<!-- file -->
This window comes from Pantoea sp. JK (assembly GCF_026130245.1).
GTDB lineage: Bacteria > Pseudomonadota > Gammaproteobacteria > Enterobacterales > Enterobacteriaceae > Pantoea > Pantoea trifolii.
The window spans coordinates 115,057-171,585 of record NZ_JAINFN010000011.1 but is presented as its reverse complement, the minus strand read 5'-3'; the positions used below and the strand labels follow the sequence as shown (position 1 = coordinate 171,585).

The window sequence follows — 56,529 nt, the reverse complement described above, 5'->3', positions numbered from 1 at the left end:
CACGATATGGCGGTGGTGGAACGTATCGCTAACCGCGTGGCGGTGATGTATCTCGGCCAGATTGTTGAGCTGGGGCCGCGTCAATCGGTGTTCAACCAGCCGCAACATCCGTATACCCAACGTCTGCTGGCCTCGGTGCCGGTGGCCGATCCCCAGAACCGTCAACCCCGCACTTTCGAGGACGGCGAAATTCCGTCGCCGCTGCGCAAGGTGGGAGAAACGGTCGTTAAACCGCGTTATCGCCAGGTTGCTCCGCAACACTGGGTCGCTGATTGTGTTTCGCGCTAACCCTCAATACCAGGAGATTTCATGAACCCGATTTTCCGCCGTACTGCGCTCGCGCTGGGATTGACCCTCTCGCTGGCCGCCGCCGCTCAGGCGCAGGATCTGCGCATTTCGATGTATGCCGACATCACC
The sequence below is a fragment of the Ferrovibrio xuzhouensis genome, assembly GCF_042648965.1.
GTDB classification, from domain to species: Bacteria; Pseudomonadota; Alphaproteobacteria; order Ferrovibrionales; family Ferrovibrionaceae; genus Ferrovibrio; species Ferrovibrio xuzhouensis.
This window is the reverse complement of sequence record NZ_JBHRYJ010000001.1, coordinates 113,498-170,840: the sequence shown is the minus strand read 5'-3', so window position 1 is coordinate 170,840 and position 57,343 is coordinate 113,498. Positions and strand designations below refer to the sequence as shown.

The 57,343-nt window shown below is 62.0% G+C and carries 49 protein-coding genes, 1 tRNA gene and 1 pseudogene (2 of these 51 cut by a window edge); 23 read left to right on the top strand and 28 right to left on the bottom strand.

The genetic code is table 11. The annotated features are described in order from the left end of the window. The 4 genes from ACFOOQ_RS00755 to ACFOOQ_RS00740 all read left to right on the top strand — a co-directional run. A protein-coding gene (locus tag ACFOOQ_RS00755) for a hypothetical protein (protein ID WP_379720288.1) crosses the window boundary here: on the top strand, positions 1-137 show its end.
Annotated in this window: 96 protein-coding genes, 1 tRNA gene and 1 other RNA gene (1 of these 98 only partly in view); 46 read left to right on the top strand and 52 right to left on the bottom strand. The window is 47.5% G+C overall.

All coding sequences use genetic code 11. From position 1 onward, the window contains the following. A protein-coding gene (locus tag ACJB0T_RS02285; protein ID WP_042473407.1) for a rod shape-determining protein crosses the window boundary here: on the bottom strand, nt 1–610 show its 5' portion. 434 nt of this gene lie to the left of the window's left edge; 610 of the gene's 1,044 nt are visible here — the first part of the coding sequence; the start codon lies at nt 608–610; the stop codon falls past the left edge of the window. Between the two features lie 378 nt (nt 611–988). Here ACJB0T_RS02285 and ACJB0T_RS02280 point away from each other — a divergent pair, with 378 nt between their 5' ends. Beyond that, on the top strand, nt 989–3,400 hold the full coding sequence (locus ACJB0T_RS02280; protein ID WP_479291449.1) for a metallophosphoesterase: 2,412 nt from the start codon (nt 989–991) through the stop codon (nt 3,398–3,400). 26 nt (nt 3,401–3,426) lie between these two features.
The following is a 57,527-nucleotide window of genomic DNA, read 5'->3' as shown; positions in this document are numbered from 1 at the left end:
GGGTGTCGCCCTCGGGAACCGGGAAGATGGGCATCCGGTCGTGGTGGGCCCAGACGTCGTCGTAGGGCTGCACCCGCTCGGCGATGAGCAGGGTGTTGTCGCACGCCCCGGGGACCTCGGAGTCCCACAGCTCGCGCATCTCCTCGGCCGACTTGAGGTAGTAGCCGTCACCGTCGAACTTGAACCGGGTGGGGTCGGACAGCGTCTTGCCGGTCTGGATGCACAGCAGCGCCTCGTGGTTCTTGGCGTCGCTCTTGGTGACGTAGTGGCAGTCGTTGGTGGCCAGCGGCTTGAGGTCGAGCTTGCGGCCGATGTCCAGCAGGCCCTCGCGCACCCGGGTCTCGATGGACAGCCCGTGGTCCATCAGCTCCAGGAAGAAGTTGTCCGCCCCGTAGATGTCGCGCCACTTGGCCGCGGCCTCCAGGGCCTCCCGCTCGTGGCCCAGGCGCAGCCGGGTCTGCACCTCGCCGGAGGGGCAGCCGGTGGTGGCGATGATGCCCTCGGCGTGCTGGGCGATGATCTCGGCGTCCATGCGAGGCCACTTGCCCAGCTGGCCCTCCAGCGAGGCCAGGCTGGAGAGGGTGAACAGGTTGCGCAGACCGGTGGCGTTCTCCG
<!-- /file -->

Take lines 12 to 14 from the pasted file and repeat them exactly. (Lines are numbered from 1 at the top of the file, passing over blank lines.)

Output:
All coding sequences use genetic code 11. From position 1 onward, the window contains the following. A protein-coding gene (locus tag ACJB0T_RS02285; protein ID WP_042473407.1) for a rod shape-determining protein crosses the window boundary here: on the bottom strand, nt 1–610 show its 5' portion. 434 nt of this gene lie to the left of the window's left edge; 610 of the gene's 1,044 nt are visible here — the first part of the coding sequence; the start codon lies at nt 608–610; the stop codon falls past the left edge of the window. Between the two features lie 378 nt (nt 611–988). Here ACJB0T_RS02285 and ACJB0T_RS02280 point away from each other — a divergent pair, with 378 nt between their 5' ends. Beyond that, on the top strand, nt 989–3,400 hold the full coding sequence (locus ACJB0T_RS02280; protein ID WP_479291449.1) for a metallophosphoesterase: 2,412 nt from the start codon (nt 989–991) through the stop codon (nt 3,398–3,400). 26 nt (nt 3,401–3,426) lie between these two features.
The following is a 57,527-nucleotide window of genomic DNA, read 5'->3' as shown; positions in this document are numbered from 1 at the left end:
GGGTGTCGCCCTCGGGAACCGGGAAGATGGGCATCCGGTCGTGGTGGGCCCAGACGTCGTCGTAGGGCTGCACCCGCTCGGCGATGAGCAGGGTGTTGTCGCACGCCCCGGGGACCTCGGAGTCCCACAGCTCGCGCATCTCCTCGGCCGACTTGAGGTAGTAGCCGTCACCGTCGAACTTGAACCGGGTGGGGTCGGACAGCGTCTTGCCGGTCTGGATGCACAGCAGCGCCTCGTGGTTCTTGGCGTCGCTCTTGGTGACGTAGTGGCAGTCGTTGGTGGCCAGCGGCTTGAGGTCGAGCTTGCGGCCGATGTCCAGCAGGCCCTCGCGCACCCGGGTCTCGATGGACAGCCCGTGGTCCATCAGCTCCAGGAAGAAGTTGTCCGCCCCGTAGATGTCGCGCCACTTGGCCGCGGCCTCCAGGGCCTCCCGCTCGTGGCCCAGGCGCAGCCGGGTCTGCACCTCGCCGGAGGGGCAGCCGGTGGTGGCGATGATGCCCTCGGCGTGCTGGGCGATGATCTCGGCGTCCATGCGAGGCCACTTGCCCAGCTGGCCCTCCAGCGAGGCCAGGCTGGAGAGGGTGAACAGGTTGCGCAGACCGGTGGCGTTCTCCG